Eskom bondholders take comfort from guarantee
February 28 2021 09:35 PM
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Emissions rise from the Eskom Holdings Kusile coal-fired power station near Witbank in Mpumalanga, S
Emissions rise from the Eskom Holdings Kusile coal-fired power station near Witbank in Mpumalanga, South Africa. Bondholders of the state-owned electricity company are watching the latest round of rescue talks from a distance. Yields suggest they’re confident their money is safe, whether or not the discussions result in a sustainable solution for Eskom’s $32bn debt pile.

Bloomberg Cape Town

Bondholders of South Africa’s state-owned electricity company are watching the latest round of rescue talks from a distance. Yields suggest they’re confident their money is safe, whether or not the discussions result in a sustainable solution for Eskom Holdings SOC Ltd’s $32bn debt pile.
Eskom’s risk premium over South African sovereign debt narrowed to a 19-month low last week and remained near that level even amid global bond turmoil. Investors including T Rowe Price International Ltd, Insight Investment Management and Aberdeen Standard Investments said they haven’t been approached about the debt plan, but believed a solution could be reached.
Nedbank Group Ltd is involved in discussions to restructure the debt, Bloomberg reported earlier this month. One of the options is to transfer at least 100bn rand ($6.7bn) of debt to a special-purpose vehicle that would be overseen by the Public Investment Corp, Africa’s biggest fund manager that supervises government pensions, according to people familiar with the discussions.
“There is slightly more credibility toward where they want to move in terms of debt and becoming a self-sustaining entity,” said Willem Visser, a London-based credit analyst at T Rowe Price, which holds Eskom bonds. “Things are moving in the right direction. The trajectory is correct in terms of our comfort level that at the end of all this we will get paid.”
Eskom, described by Goldman Sachs Group Inc as the biggest threat to the South African economy, has become mired in debt as a result of overspending on projects. The utility can’t meet its costs and is subjecting the country to intermittent power outages as a result of inadequate maintenance at its ageing fleet of coal-fired power plants.
About two-thirds of the company’s bonds are backed by an explicit government guarantee that was designed also to improve the position of holders of the non-guaranteed securities. Under the terms of the agreement, the government is obliged to step in when Eskom anticipates payment pressure, to prevent a default. It also rules out cross-defaults.
That leaves holders of the non-guaranteed debt in a secure position, according to GAM Holdings. It shows in the yield spreads: the premium investors demand to hold the company’s 2028 dollar bonds without a government guarantee rather than those with state backing is at its lowest in two years. “The debt issue is clearly a problem, but I find it hard to believe Eurobond holders would take the hit given the guarantee structure,” said Richard Briggs, a London-based money manager at GAM Holdings, which owns Eskom bonds.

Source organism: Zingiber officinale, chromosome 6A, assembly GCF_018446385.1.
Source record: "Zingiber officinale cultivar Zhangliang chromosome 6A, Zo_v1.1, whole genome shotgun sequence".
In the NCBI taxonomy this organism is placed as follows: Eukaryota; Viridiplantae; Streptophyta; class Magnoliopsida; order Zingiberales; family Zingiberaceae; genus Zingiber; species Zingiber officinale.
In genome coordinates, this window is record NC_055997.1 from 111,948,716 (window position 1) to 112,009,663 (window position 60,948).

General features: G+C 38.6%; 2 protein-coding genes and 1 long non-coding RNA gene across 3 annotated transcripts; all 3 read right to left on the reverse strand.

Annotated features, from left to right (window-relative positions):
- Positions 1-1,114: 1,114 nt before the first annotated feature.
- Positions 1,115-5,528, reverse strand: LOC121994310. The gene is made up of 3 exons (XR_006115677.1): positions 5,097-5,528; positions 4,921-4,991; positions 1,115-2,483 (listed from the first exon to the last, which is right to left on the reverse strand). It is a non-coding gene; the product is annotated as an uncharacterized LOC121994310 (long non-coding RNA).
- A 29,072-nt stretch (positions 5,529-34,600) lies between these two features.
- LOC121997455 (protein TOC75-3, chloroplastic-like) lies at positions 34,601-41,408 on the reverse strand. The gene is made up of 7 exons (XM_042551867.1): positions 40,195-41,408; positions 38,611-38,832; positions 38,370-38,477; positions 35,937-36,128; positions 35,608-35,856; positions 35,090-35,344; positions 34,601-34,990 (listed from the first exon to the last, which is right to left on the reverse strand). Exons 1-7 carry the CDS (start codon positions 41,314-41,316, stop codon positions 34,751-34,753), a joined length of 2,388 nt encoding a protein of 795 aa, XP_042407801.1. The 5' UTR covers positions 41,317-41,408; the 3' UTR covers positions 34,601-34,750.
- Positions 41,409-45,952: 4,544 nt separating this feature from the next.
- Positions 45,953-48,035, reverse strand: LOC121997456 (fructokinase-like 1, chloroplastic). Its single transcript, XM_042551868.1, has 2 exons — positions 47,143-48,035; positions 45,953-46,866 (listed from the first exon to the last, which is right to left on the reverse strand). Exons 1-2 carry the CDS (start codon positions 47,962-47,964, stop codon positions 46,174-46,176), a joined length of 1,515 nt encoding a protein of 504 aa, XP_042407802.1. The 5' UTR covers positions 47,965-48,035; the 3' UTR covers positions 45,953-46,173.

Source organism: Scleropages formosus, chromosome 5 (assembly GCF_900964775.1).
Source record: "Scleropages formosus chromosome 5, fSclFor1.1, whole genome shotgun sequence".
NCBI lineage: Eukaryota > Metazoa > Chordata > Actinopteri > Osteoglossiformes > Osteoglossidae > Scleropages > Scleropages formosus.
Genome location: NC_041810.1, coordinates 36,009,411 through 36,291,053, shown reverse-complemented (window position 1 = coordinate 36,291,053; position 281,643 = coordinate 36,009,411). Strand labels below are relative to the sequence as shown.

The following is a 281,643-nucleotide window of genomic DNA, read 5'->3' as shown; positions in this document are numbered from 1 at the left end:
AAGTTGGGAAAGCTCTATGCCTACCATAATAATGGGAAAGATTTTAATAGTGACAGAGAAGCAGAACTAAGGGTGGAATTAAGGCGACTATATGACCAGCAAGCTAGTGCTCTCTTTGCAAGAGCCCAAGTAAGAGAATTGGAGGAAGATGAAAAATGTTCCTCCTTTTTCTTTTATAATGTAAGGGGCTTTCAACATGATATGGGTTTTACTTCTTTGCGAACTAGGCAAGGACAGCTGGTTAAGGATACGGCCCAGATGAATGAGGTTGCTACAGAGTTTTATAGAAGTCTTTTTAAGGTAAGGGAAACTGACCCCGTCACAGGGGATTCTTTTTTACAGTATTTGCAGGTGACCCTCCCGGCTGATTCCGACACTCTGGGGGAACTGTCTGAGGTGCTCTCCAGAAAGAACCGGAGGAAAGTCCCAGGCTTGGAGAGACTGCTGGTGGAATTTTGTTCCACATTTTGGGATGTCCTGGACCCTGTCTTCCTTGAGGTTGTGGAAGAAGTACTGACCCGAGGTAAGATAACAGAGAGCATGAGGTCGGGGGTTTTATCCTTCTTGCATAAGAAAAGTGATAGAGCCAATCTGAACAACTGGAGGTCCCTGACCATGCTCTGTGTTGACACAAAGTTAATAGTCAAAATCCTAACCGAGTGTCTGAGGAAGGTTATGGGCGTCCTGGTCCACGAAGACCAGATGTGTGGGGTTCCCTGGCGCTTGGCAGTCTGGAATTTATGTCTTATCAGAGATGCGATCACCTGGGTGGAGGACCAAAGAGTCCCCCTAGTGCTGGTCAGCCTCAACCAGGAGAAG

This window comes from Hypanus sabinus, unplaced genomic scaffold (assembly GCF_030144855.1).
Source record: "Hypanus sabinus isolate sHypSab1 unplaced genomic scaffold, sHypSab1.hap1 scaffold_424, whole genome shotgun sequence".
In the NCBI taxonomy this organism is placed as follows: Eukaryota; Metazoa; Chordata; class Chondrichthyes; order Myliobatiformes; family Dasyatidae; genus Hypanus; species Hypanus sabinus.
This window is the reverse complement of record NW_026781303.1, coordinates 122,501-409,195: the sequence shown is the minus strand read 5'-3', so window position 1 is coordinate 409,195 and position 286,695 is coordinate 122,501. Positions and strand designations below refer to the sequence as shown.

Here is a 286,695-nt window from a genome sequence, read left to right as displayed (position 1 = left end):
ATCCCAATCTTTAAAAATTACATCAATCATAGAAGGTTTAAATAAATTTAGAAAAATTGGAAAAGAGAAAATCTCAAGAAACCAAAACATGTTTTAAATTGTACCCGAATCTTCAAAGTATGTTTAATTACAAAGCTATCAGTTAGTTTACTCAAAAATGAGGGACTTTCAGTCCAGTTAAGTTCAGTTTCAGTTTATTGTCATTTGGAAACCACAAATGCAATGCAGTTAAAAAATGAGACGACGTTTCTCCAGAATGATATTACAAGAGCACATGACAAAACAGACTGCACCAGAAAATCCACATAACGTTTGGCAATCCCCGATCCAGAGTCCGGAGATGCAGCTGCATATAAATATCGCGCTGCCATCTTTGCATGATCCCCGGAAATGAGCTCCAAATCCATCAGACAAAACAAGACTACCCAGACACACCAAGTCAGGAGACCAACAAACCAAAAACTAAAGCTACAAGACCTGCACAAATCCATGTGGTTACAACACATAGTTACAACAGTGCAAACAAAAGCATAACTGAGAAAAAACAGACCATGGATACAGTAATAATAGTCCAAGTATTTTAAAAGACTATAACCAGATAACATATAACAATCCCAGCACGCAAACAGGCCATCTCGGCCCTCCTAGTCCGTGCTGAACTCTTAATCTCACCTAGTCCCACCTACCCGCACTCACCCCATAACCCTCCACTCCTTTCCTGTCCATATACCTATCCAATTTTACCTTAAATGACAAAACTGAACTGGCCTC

Eskom has previously said it can only service about 200bn rand of debt. The company repaid a $1.75bn Eurobond that matured in January, using capital injected by the government.
That’s a sign of good faith after chief executive Andre de Ruyter assured investors last year that “a haircut was out of the equation,” said Rodica Glavan, head of emerging-market corporate debt at Insight Investment Management in London, which holds Eskom bonds.
The rescue plan foresees splitting Eskom in to three independent units: transmission, generation and distribution. After transferring some debt to a special-purpose vehicle, the rest will be divided between the units, Bloomberg reported. That ultimately makes little difference to bondholders, said Max Wolman, an investment director at Aberdeen Standard Investments in London, which owns Eskom debt.
Sovereign risk: “A large chunk of Eskom debt is government-guaranteed anyway and I am not sure this proposal will change that much,” Wolman said. “It might just transfer a bit of Eskom’s debt, but the government will still be liable for it.”
That risks substituting a sovereign debt crisis for an Eskom debt crisis, with the utility’s bondholders getting paid but the government’s creditors left footing the bill. 
South Africa is already facing mounting fiscal challenges, with public debt seen reaching 100% of gross domestic product in three years according to Moody’s Investors Service, and the economy not generating enough tax to pay for it. Eskom “poses significant contingent-liability risks to the government,” Lucie Villa, a senior vice-president at Moody’s, warned in a report on Friday.



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